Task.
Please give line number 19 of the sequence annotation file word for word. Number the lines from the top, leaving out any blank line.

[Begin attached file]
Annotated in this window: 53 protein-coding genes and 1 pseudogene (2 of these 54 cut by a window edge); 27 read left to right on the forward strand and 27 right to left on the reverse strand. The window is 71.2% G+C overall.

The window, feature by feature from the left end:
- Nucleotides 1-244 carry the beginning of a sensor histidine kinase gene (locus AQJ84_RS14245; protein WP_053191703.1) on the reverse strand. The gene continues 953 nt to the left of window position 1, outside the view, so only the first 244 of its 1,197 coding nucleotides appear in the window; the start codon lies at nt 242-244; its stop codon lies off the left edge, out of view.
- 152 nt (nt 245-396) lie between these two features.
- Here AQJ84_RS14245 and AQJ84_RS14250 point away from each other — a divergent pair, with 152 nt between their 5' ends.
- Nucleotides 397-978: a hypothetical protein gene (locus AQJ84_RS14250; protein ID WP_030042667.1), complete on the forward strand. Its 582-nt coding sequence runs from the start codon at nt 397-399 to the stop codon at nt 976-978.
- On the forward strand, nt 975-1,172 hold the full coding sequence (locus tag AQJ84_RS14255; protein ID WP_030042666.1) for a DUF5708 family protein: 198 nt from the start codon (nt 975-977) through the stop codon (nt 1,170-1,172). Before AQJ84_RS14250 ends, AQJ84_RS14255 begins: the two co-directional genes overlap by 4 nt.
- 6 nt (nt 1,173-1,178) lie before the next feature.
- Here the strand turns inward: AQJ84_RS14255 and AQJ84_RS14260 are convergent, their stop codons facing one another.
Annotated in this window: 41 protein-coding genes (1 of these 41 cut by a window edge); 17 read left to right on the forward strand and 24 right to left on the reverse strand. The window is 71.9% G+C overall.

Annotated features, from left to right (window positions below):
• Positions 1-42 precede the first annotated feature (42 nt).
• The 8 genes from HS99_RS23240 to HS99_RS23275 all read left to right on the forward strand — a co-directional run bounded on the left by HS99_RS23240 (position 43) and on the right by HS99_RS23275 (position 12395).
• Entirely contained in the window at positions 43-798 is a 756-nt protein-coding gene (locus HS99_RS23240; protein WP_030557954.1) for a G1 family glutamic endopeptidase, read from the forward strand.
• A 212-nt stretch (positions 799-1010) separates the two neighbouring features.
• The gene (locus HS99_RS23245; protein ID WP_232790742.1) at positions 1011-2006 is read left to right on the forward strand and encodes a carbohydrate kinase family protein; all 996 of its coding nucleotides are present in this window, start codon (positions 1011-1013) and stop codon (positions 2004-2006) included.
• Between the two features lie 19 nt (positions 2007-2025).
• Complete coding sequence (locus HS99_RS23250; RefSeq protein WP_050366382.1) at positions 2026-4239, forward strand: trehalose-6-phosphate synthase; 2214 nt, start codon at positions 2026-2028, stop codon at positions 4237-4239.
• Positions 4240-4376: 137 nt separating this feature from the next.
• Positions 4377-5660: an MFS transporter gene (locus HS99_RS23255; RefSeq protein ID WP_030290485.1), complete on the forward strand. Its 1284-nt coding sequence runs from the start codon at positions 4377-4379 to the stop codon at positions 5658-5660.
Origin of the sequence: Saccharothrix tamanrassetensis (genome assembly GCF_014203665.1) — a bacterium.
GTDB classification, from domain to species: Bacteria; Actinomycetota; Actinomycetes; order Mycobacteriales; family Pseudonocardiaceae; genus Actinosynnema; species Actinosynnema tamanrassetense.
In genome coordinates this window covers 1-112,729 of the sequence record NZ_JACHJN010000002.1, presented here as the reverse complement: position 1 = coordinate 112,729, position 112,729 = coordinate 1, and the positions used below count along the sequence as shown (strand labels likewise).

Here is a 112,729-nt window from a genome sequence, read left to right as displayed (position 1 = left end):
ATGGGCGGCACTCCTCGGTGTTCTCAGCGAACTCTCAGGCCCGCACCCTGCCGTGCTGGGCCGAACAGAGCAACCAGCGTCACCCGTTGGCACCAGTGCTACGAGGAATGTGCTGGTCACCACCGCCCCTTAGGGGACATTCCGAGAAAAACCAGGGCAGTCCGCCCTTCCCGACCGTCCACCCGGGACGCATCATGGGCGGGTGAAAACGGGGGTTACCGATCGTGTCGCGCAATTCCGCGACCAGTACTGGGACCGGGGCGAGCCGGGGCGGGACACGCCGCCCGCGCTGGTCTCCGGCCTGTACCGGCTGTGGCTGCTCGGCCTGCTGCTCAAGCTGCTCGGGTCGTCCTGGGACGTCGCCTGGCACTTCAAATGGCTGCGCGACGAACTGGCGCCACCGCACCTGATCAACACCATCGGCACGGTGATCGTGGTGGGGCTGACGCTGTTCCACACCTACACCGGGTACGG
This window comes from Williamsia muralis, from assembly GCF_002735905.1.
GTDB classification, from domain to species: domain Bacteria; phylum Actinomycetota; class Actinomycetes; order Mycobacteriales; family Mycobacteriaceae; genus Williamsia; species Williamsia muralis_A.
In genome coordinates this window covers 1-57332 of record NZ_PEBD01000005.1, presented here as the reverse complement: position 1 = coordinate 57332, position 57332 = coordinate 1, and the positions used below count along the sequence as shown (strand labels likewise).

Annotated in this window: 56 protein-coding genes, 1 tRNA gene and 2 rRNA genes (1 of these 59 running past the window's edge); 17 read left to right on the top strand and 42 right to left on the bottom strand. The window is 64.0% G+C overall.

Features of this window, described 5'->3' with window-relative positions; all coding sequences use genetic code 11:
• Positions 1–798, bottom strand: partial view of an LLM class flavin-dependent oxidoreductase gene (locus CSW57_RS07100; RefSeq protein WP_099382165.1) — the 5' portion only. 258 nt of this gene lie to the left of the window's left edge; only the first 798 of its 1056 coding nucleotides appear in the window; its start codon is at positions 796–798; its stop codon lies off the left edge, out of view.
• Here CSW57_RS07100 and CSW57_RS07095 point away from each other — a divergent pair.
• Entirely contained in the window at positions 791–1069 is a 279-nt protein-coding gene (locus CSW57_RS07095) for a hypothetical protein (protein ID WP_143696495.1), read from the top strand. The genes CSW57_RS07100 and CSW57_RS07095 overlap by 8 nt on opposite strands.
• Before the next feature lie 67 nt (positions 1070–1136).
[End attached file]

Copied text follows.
• Positions 4240-4376: 137 nt separating this feature from the next.